A mother and her daughter attempt to survive the absurd reality of postwar Bosnia. As misery sets in the two must make some difficult decisions.
Esma (Mirjana Karanovic) is desperately trying to save enough money so she could send her daughter Sara ( Luna Mijovic) on a school trip. She accepts a lousy job as a waitress in a bistro where local underground characters like to spend their cash. Shortly after Esma is approached by a bodyguard who plans on immigrating to Austria.
Sara falls for a local boy who challenges her during a game of soccer. The two spend plenty of time amidst the ruins of the city, eventually even kiss. During a bitter quarrel with her mother Sara is told that her father is not a "shaheed" (a Bosnian martyr) and she runs away.
Things become really complicated when Esma asks her new boss for an advance.
Submitted by Bosnia as its official Oscar entry in 2006 Grbavica: The Land of My Dreams is a film with plenty of antagonistic powers. An intimate story whose finale is easily predictable focuses not so much on how thesps manage to endure the impossible living conditions but the emotions raging in their souls. From the mature but noticeably brittle Esma to the rebellious but naïve Sara pic mirrors the spirit of a country with an uncertain future.
Newcomer-director Jasmila Zbanic has assembled a powerful cast capable of revealing complex emotions. Much of the drama here stays away from war and all of its post-reincarnations (even though war is to be blamed for all of the misery the main protagonists are exposed to) - a broken mother-daughter relationship in a dire need of mending and an impossible love affair are the focus of attention.
Balkan mentalities however mixed with Kusturica-esque bravado quickly transform pic into a colorful, built upon even layers of drama and comedy, mosaic of absurdity. Yet, this isn't a satire; it is as real of a tale about life as one would ever see.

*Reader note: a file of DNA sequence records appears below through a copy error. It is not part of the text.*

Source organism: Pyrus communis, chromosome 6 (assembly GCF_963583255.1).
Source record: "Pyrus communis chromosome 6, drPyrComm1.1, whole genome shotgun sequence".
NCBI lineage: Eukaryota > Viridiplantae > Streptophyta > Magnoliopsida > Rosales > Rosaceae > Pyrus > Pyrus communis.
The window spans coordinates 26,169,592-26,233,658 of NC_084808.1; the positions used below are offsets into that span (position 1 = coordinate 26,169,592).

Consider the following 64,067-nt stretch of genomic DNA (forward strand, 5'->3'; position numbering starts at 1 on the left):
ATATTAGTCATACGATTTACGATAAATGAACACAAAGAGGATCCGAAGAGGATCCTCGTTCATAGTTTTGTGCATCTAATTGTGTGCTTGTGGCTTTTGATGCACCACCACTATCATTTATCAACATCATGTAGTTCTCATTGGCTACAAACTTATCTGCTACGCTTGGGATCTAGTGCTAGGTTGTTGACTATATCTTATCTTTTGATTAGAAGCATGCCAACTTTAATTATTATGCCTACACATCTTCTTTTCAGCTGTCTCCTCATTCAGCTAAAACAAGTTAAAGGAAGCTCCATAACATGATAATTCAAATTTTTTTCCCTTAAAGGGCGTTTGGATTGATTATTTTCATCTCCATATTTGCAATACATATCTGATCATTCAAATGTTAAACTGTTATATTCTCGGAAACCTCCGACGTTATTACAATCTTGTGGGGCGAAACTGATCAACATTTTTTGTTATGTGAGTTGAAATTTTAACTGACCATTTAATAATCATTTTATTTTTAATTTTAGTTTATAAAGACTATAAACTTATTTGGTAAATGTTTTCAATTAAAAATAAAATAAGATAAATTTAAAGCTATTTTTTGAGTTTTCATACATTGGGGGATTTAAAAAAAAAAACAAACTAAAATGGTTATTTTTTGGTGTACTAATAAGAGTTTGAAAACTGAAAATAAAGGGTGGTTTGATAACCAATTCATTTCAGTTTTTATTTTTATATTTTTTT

Finally Grbavica will leave a lasting impression on those who see it unprepared. The sense of desperation oozing from the screen is very unsettling. It is ironic as well as this hardly looks as the land of dreams.
In 2006 the film was submitted as Bosnia's official Oscar entry. During the same year the film won the Golden Berlin Bear for Best director, the Peace Award, and the Prize of the Ecumenical Jury at the Berlin International Film Festival. Consequently the film also won the Best Actress Award (Mirjana Karanovic) at the Brussels European Film Festival, Belgium and was nominated for the Grand Jury Prize at the Sundance Film Festival.
How Does the DVD Look?
Presented in an aspect ratio of 1.78:1 and enhanced for widescreen TVs this R1 print has been sourced from a PAL-master. There is notable amount of ghosting here suggesting improper conversion. The color-scheme is dull with colors often bleeding. Contrast is above average but not convincing while detail suffers from a haziness which is typically associated with faulty PAL-NTSC transfers. On a positive side the print is clear and free of damage (debris/scratches). Some of the night scenes tend to reveal minor micro-blocking but well within acceptable standards. To sum it all up while this isn't a solid print it isn't a bad one either, just an improperly converted one (you should be able to tell instantaneously).
How Does the DVD Sound?
Presented with a Serbo-Croatian 2.0 track the audio treatment is actually quite good. Dialog is easy to follow and I did not detect any issues of concern. There are no drop-outs or annoying hissing. Unfortunately, the English subtitles are burnt-in.
Aside from the original theatrical trailer and a gallery of trailers for other Strand releases there are no other supplemental materials on this disc.
A quiet film with a lovely performance by Mirjana Karanovic Grbavica is a film of substance. As to the DVD treatment by Strand Releasing it is admirable that yet again the company has brought to US shores such a gem but their current practice of favoring improper transfers is troubling.